Contentment Comes From the Blessing of Disappointment

RMlogo Contentment comes from the blessing of disappointment

Contentment comes from learning how to live with all things or live with nothing at all. Being content on this kind of extreme spectrum–abundance and emptiness–is the secret to living well in God’s world.

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Not that I am speaking of being in need, for I have learned in whatever situation I am to be content. I know how to be brought low, and I know how to abound. In any and every circumstance, I have learned the secret of facing plenty and hunger, abundance and need. I can do all things through him who strengthens me. – Paul

Paul said in Philippians 4:11-12 that he learned how to be content if he had all things or had nothing at all. It did not matter where he found himself, he learned the secret to life, which was to be content always. If he was full of nothing or full of all things, it did not matter.

Twice in this passage, he used the word “learn” to describe how he figured out the secret to life. Then he wrapped up his thoughts by saying he could do all things through Christ who strengthened him.

The “all things” in Paul’s universe did not mean how some people use that verse today. What Paul was saying is that it did not matter what circumstance he found himself, he was a contented man. If he was empty, impoverished, and without nothing, he was content. If he was full of abundance and blessing, he was content. How about you?

  • No matter how empty or depleted you become, are you content?
  • On the other end of the spectrum, have you learned the secret to life when all your needs are met?

The Lesson of Nothing

Paul’s double use of the word “learned” in this passage punctuates the implication that he was a student in the Lord’s schoolhouse. Paul was the learner and God was his mentor. In 2 Corinthians 12:1-10, you get a sneak peek into the curriculum the Lord used to teach His proud student.

So to keep me from becoming conceited because of the surpassing greatness of the revelations, a thorn was given me in the flesh, a messenger of Satan to harass me, to keep me from becoming conceited. – 2 Corinthians 12:7

Paul was tempted to be proud because of the abundant goodness of God’s favor in his life, specifically the revelations the Lord opened up to him. He failed the prosperity test. Rather than finding contentment in the blessings, he was tempted to be conceited.

Paul’s pride called the Lord into action because God loved him too much to let his student be overcome by pride. Thus, out of the inexhaustible kindness of God, He sent a messenger of Satan to buffet him with a thorn in the flesh.

Paul went from the abundance of prosperity to the poverty of pain, and he did not like it. He failed the test of prosperity and he was failing the test of poverty. He had not yet learned what he told the Philippians.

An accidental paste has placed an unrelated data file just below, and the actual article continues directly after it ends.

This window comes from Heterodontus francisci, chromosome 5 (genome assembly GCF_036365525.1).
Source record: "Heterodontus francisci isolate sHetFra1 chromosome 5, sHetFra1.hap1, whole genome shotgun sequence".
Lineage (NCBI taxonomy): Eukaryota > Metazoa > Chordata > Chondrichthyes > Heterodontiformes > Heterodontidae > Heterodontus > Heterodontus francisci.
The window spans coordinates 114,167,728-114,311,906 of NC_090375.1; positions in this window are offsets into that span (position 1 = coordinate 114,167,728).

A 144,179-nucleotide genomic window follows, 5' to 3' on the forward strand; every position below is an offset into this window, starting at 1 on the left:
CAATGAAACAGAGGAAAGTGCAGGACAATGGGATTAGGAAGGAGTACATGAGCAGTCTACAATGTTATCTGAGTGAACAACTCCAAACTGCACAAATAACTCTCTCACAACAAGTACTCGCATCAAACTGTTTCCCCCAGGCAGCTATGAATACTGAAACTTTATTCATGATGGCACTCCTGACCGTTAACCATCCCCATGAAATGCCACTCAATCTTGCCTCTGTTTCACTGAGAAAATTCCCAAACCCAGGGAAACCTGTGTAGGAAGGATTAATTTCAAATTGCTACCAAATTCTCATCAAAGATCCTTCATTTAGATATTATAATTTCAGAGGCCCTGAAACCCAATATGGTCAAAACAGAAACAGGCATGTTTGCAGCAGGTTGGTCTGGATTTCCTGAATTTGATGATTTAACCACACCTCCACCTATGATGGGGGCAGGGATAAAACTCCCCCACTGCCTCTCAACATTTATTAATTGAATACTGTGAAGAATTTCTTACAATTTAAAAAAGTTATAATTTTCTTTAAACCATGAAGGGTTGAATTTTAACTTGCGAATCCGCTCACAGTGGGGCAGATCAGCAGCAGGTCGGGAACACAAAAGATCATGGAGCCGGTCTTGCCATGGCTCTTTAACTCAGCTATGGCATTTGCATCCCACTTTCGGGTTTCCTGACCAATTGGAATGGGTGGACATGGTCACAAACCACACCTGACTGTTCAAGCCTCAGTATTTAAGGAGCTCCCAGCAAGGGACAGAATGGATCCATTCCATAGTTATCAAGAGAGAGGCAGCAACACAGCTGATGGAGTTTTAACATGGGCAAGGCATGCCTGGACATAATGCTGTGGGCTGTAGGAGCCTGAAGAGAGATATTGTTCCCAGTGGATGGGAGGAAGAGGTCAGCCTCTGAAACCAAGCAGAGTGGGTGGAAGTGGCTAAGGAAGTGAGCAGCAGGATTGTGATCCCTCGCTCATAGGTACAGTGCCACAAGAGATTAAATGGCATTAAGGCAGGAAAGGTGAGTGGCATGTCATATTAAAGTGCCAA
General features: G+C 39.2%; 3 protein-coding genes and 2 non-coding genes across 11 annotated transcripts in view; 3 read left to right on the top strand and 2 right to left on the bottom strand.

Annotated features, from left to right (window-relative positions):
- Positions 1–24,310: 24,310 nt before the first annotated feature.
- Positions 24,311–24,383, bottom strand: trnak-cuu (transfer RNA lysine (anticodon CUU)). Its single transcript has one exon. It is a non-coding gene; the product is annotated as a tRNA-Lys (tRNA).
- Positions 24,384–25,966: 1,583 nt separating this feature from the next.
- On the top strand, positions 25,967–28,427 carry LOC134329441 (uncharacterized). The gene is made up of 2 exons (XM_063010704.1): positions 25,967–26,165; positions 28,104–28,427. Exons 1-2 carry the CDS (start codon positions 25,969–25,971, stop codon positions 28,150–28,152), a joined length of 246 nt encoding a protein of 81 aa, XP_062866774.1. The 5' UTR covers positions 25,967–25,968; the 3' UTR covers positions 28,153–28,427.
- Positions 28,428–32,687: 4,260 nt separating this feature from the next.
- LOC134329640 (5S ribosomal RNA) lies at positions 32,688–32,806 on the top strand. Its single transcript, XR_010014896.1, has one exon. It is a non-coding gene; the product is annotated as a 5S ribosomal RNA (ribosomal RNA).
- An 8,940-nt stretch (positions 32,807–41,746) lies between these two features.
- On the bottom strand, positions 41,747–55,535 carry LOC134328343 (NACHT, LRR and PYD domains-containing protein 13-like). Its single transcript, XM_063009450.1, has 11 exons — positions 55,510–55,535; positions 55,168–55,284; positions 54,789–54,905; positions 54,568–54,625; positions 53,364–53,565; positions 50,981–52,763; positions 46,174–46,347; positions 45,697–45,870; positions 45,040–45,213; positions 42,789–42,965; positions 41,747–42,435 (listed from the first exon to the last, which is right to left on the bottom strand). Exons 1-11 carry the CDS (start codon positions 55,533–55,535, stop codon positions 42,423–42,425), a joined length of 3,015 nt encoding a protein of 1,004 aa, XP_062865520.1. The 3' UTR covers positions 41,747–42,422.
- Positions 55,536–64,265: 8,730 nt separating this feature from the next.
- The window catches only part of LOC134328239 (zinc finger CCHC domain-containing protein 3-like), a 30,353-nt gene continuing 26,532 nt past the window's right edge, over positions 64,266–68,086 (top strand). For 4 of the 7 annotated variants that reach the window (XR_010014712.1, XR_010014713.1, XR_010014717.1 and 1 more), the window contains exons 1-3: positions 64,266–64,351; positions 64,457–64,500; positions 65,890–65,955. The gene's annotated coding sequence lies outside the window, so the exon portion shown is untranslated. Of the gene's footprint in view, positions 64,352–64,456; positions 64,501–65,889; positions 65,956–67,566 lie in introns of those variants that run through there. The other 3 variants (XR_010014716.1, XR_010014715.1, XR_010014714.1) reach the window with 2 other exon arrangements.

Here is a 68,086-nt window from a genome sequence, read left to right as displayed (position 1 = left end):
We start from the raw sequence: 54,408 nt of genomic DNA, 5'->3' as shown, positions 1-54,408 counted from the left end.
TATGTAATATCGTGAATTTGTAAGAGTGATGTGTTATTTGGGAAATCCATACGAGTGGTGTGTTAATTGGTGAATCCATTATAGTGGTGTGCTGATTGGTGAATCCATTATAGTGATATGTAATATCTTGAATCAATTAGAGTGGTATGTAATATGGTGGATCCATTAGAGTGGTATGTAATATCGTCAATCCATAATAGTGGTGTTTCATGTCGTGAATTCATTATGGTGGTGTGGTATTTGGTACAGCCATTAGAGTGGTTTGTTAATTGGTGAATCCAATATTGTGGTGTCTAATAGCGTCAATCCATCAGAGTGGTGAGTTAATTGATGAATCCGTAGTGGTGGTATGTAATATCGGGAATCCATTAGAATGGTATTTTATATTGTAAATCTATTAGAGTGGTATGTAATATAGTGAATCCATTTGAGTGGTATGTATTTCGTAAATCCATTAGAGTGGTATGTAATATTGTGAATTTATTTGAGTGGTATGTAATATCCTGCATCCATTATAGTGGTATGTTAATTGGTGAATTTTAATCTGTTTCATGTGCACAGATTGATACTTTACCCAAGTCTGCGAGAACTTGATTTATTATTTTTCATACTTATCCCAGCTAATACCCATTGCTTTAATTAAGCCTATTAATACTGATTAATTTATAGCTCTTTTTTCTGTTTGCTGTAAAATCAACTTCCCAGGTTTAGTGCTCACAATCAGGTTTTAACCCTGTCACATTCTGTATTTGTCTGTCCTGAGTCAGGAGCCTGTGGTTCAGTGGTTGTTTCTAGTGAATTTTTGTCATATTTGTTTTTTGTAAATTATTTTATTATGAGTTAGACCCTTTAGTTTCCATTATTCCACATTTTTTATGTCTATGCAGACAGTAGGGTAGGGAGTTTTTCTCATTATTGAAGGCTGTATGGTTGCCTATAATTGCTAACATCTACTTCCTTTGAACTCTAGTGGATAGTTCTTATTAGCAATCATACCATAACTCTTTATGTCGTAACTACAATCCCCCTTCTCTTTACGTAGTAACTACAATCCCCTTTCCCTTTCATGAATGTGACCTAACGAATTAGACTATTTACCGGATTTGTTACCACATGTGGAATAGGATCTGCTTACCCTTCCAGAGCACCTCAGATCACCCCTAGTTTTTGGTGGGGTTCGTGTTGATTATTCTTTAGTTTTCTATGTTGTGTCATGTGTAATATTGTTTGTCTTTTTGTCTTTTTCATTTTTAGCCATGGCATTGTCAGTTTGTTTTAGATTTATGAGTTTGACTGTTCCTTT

• When life is going well, are you content?
  • When you are being harassed, are you content?

The Lesson Learned

For when I am weak, then I am strong. – 2 Corinthians 12:10

After spending time with the Lord, Paul learned that true contentment did not come from who he was or what he had. True contentment is measured by how he related to the Lord. After wrestling with the Lord in the crucible of disappointment, Paul came out on the other end with an amazing life mission statement: “When I am weak, then I am strong.”

This is an amazing response to not getting what you want. He learned how to guard his heart against the temptations of abundance and he learned how to guard his heart against the temptations of nothingness. His identity was not wrapped up in what he had or his standing in society. Paul was an echo of Job:

“Naked I came from my mother’s womb, and naked shall I return. The Lord gave, and the Lord has taken away; blessed be the name of the Lord.” – Job 1:21

No matter where Paul found himself on the spectrum of life, he was content because he learned that God’s acceptance of him was more important than the identity statements of plenty or poverty. People may be impressed by what you have or who you are but God is not–unless it’s your identification with Him.

The Lesson of Striving

The Abundant Striver: A person will strive to have more because his identity is wrapped up in what he has or how he is perceived by his community. This kind of person has to have the right car, the right house, a certain amount of money, plus be esteemed by others. He is a striver who is not content.

The Impoverished Striver: A person who can’t find contentment in the life he has. He believes he will be happy if (fill in the blank), and the Lord is not in the “blank”. He is trapped in the discontentment of unfulfilled quests.

Paul learned the lessons of abundance and emptiness. He was zealous for the things of God but content in the means the Lord chose to fuel his zeal. If God gave him a thorn so the power of Christ would shine through him, Paul was content. If God gave him abundant revelations, Paul was content. He was a God-impassioned striver who learned how to have all things or nothing. He said it this way:

I know how to be brought low, and I know how to abound. In any and every circumstance, I have learned the secret of facing plenty and hunger, abundance and need. I can do all things through him who strengthens me. – Philippians 4:12-13

In 2 Corinthians 12:10, he said it this way,

For the sake of Christ, then, I am content with weaknesses, insults, hardships, persecutions, and calamities. For when I am weak, then I am strong.

Call to Action

  1. What does not getting what you desire reveal about you?
  2. Like Job, are you more fixated on the gifts of the Giver or the Giver Himself?
  3. Would you say your identity is tied to what you own or who owns you? How do you know?
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